Trump Says He’s ‘Very Disappointed’ in the Supreme Court

Trump Says He’s ‘Very Disappointed’ in the Supreme Court
President Donald Trump boards Air Force One at Joint Base Andrews in Maryland on Dec. 12, 2020. (Brendan Smialowski/AFP via Getty Images)
Tom Ozimek

President Donald Trump expressed strong disappointment with the Supreme Court late Thursday, although it was unclear what specifically the president was referring to.

“I am very disappointed in the United States Supreme Court, and so is our great country!” Trump wrote in a tweet.
Trump’s message was shared by attorney Lin Wood, who along with attorney Sidney Powell has championed some contest-of-election litigation, with Wood adding his own message regarding Trump’s frustration with the Supreme Court. “Yes we are, Mr. President @realDonaldTrump. Yes we are,” Wood wrote.

Powell said Thursday that the U.S. Supreme Court’s electronic filing system initially rejected two emergency petitions regarding alleged election fraud in Wisconsin and Arizona, while adding that two cases were docketed in Michigan and Georgia but that they won’t be heard until mid-January.

According to the lawyer’s tweets, the court’s “electronic filing system shows our EMERGENCY Petitions docketed for Georgia [and] Michigan,” but she said the Supreme Court is “SLOW-walking” and Michigan and Georgia have to issue responses by Jan. 14.

“Today it FINALLY submitted our #Arizona & #Wisconsin EMERGENCY petitions filed Friday,” Powell wrote, and added that the cases “were submitted electronically Saturday morning and all copies hand-delivered and fees paid.”

“Unprecedented lack of professionalism,” Powell wrote and alleged that Supreme Court clerks didn’t provide a reason for the initial rejection.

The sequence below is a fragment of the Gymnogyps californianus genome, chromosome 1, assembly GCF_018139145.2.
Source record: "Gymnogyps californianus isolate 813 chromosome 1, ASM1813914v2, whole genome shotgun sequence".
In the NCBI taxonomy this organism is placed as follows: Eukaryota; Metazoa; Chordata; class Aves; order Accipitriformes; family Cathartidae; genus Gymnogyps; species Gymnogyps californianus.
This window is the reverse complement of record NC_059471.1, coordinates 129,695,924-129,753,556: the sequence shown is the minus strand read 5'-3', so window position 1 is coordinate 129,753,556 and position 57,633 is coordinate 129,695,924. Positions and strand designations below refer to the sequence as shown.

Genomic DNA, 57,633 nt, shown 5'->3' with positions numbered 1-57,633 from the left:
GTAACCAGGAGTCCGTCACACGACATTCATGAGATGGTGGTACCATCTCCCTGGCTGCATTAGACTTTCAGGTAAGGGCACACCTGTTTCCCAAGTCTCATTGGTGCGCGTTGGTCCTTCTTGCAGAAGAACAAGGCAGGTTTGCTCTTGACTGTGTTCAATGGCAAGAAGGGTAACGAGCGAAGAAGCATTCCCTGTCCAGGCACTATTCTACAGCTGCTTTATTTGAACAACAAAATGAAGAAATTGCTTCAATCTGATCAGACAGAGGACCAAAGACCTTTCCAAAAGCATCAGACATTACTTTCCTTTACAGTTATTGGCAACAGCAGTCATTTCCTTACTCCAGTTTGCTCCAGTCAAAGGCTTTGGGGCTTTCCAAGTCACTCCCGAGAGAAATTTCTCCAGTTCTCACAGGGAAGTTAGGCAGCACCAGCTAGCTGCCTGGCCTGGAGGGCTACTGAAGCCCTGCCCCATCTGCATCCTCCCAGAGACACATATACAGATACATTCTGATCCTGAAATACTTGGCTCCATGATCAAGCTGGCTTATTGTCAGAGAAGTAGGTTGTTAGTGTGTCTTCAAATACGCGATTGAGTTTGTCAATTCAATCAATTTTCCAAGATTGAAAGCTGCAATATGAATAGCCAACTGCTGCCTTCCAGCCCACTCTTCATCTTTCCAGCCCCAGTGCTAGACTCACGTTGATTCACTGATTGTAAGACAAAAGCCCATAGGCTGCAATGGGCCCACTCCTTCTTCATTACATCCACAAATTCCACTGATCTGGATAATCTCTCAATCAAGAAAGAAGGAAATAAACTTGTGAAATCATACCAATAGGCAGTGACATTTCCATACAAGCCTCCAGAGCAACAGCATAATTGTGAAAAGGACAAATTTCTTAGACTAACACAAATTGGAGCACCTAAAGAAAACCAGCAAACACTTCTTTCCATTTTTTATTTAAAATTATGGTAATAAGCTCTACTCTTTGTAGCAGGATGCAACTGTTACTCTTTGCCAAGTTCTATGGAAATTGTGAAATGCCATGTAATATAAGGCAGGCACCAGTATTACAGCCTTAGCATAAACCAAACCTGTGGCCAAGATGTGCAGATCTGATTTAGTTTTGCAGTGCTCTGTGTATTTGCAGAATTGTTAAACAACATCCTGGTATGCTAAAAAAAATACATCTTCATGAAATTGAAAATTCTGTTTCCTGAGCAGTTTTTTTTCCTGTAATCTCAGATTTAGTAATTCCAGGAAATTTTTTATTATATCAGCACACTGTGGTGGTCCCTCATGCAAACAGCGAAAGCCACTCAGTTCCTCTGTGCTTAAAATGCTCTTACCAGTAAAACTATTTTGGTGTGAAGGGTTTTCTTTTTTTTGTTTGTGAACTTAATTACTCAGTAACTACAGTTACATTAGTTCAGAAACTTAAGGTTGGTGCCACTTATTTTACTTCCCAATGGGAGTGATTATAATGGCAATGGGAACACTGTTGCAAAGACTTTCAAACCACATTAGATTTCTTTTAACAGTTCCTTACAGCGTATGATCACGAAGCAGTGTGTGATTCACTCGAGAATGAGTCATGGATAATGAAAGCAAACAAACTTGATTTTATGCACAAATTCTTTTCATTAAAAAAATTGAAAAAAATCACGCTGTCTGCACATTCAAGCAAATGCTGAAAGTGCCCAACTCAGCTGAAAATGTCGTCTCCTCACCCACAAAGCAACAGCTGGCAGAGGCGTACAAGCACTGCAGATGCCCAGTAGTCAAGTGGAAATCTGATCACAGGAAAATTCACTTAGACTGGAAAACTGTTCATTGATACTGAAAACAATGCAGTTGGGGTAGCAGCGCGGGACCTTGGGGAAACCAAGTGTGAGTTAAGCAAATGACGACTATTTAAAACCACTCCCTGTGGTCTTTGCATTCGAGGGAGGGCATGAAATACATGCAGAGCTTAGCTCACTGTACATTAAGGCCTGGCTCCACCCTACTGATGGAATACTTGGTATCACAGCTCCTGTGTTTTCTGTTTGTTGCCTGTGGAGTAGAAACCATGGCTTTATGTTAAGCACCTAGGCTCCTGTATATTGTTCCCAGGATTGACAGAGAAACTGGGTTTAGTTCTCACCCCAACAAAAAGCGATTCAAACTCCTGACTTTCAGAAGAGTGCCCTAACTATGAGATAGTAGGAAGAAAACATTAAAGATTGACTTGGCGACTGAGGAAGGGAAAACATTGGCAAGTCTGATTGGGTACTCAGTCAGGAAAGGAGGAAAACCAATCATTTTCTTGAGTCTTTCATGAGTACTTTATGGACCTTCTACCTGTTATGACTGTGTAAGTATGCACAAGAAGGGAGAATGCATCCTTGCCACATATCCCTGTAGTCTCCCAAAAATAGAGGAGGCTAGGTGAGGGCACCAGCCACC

Trump has previously expressed dissatisfaction with the Supreme Court, with the president calling the high court’s decision last Friday to dismiss a Texas lawsuit against four battleground states a “disgraceful miscarriage of justice.”

The Supreme Court on Dec. 12 dismissed a lawsuit brought by the state of Texas, which was backed by 18 GOP state attorneys general and 126 House Republicans. It alleged that Pennsylvania, Georgia, Michigan, and Wisconsin changed election rules in violation of the U.S. Constitution’s Electors Clause, treated voters unequally, and caused voting irregularities by relaxing ballot-integrity protections under state law, opening up the potential for voting fraud.

In an order, the justices denied Texas’s request to sue the four battleground states, opining that the Lone Star State lacked legal standing—or capability—to sue under the Constitution because it has not shown a valid interest to intervene in how other states handle their elections.

“Texas has not demonstrated a judicially cognizable interest in the manner in which another State conducts its elections,” the order (pdf) read. “All other pending motions are dismissed as moot.”

Justices Clarence Thomas and Samuel Alito wrote a dissenting statement expressing the view that the Supreme Court is obligated to hear interstate disputes.

The Supreme Court in Washington, on Nov. 4, 2020. (J. Scott Applewhite/AP Photo)
The Supreme Court in Washington, on Nov. 4, 2020. (J. Scott Applewhite/AP Photo)
Following the high court’s rejection of the suit, Trump took to Twitter, writing: “The Supreme Court really let us down. No Wisdom, No Courage!”

On Saturday, Trump again criticized the Supreme Court, writing in a tweet: “This is a great and disgraceful miscarriage of justice. The people of the United States were cheated, and our Country disgraced. Never even given our day in Court!”

Since Election Day, Trump and third-party groups have pursued legal challenges to the outcome of the election in the six battleground states. None of the efforts have so far borne fruit.

Meanwhile, Peter Navarro, an adviser to Trump, on Thursday released a detailed report summarizing election irregularity allegations in six battleground states, concluding that they are serious enough to warrant an urgent probe and substantial enough to potentially overturn the results.

“If these election irregularities are not fully investigated prior to Inauguration Day and thereby effectively allowed to stand, this nation runs the very real risk of never being able to have a fair presidential election again,” Navarro said in his report.